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Crime Authorities say they've busted large Mexico-to-US drug ring

22:40  09 august  2018
22:40  09 august  2018 Source:   msn.com

Mexico arrests drug cartel leader in the disappearance of 3 Italian men

  Mexico arrests drug cartel leader in the disappearance of 3 Italian men Mexican authorities have arrested a man in connection to the disappearance earlier this year of three Italian men in the western state of Jalisco, a case that triggered angry street demonstrations in Italy denouncing Mexican police. Prosecutors said Monday that they arrested Jose Guadalupe Rodriguez Castillo, an alleged member of the Jalisco New Generation Cartel, over the weekend in the city of Guadalajara. They accuse Rodriguez of paying police in the small Jalisco town of Tecalitlan to turn the three men over to the Jalisco drug cartel.

The suspects are also charged with trying to smuggle large amounts of cash back into Mexico to pay the Sinaloa Cartel, Wilkison said . Delacourt touted cooperation from Mexican authorities and said they were helping to locate suspects who may still be in the country.

The suspects are also accused of trying to smuggle large amounts of cash back into Mexico to pay the Sinaloa Cartel, Wilkison said . Delacourt touted cooperation from Mexican authorities and said they were helping to locate suspects who may still be in the country.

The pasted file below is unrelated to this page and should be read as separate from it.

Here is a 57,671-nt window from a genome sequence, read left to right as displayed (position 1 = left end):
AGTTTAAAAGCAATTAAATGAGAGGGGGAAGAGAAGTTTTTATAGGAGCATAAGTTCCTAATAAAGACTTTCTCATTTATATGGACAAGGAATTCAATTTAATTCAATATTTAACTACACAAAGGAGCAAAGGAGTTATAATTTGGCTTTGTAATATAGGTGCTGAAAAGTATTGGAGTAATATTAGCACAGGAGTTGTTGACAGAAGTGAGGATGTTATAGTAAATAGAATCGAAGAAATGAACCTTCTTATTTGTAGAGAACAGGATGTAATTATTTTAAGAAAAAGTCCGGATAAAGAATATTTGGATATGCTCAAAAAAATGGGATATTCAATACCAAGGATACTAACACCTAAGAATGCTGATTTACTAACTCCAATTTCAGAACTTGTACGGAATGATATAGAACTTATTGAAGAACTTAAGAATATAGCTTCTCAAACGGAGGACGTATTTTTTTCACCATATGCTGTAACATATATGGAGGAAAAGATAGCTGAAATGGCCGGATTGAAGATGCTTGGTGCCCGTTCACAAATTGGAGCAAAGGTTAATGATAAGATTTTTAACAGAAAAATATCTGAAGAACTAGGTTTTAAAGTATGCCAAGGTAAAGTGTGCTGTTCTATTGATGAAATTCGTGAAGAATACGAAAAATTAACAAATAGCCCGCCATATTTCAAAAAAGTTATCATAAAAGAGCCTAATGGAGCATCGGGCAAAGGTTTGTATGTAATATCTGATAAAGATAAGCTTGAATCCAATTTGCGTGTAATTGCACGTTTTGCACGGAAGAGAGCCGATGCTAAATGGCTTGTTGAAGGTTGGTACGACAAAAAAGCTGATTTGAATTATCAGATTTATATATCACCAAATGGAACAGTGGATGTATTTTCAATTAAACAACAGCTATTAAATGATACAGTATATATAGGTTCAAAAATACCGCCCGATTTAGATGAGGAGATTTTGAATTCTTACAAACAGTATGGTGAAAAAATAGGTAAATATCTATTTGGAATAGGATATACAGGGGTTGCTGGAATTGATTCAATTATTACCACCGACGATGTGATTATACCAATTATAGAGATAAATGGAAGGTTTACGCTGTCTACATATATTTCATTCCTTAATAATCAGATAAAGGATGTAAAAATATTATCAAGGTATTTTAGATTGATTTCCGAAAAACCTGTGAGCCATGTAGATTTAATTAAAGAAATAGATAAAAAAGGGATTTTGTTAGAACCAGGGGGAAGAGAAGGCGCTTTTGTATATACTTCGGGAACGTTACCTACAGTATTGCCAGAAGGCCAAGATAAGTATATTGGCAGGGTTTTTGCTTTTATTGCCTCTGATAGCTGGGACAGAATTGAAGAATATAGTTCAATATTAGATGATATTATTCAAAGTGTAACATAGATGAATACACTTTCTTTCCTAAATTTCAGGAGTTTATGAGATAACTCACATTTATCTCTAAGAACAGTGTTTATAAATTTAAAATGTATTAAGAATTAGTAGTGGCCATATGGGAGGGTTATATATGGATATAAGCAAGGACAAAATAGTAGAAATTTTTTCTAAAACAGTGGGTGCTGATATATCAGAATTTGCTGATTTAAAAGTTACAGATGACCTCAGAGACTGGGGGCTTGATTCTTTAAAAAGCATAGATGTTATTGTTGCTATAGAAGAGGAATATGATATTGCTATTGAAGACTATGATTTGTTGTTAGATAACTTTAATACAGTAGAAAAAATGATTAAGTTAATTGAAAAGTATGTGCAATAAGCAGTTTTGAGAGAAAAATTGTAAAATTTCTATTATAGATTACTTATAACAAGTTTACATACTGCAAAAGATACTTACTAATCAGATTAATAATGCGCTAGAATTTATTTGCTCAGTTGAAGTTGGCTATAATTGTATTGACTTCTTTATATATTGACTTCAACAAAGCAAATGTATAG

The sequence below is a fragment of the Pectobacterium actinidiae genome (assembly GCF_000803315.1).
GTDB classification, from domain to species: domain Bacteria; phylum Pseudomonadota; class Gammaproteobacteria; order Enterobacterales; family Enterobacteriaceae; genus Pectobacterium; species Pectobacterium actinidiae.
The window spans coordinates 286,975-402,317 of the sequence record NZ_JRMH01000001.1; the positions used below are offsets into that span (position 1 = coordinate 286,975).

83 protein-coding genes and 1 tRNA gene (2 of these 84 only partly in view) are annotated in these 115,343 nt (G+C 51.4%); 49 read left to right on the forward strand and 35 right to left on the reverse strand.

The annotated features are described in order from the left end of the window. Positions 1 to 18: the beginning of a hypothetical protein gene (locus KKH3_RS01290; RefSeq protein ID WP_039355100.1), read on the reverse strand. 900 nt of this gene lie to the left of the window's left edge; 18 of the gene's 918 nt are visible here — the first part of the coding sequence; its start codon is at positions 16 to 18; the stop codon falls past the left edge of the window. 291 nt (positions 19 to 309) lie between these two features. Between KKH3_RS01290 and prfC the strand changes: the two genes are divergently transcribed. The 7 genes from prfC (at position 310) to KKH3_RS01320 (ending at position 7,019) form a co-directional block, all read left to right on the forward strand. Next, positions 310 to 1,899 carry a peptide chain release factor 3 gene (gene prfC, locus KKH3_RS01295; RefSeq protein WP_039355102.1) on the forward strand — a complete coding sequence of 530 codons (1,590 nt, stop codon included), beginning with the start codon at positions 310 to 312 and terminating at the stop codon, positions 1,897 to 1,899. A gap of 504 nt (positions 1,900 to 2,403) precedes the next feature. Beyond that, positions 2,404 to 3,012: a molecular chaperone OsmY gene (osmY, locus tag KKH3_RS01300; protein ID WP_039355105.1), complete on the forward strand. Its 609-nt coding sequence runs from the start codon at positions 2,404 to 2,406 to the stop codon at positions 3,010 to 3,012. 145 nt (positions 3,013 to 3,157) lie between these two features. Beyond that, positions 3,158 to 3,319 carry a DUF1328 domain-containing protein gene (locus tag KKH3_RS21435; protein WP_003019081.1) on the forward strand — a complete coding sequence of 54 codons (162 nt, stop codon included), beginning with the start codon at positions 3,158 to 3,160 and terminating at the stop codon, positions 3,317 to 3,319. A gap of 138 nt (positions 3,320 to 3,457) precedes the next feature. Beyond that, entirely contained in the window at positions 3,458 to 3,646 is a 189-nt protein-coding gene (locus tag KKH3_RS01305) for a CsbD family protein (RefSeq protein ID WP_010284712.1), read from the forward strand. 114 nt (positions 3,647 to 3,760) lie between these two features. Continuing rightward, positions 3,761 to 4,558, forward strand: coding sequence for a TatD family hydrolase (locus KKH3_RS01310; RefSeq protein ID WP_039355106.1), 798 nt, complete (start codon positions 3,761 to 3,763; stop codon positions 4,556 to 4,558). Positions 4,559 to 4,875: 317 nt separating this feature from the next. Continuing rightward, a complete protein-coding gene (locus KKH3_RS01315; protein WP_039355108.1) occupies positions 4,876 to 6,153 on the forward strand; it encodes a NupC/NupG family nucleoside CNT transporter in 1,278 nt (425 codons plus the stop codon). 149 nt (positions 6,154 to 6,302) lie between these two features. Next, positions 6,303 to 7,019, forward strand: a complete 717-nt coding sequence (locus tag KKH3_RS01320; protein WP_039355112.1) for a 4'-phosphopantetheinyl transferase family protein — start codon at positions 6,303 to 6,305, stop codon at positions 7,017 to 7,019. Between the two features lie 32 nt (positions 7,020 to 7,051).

Paul Delacourt, assistant director in charge of the FBI's field office in Los Angeles, right, speaks with reporters at a news conference in Los Angeles Wednesday, Aug. 8, 2018. Federal authorities in Los Angeles say 22 people have been arrested for smuggling large amounts of narcotics into the U.S. from Mexico. The announcement Wednesday comes on the heels of an investigation into three drug-trafficking organizations that authorities say were working on behalf of the Sinaloa Cartel. Prosecutors allege the groups would bring cocaine, heroin and methamphetamine from Mexico into the U.S. (AP Photo/Mike Balsamo) © The Associated Press Paul Delacourt, assistant director in charge of the FBI's field office in Los Angeles, right, speaks with reporters at a news conference in Los Angeles Wednesday, Aug. 8, 2018. Federal authorities in Los Angeles say 22 people have been arrested for smuggling large amounts of narcotics into the U.S. from Mexico. The announcement Wednesday comes on the heels of an investigation into three drug-trafficking organizations that authorities say were working on behalf of the Sinaloa Cartel. Prosecutors allege the groups would bring cocaine, heroin and methamphetamine from Mexico into the U.S. (AP Photo/Mike Balsamo)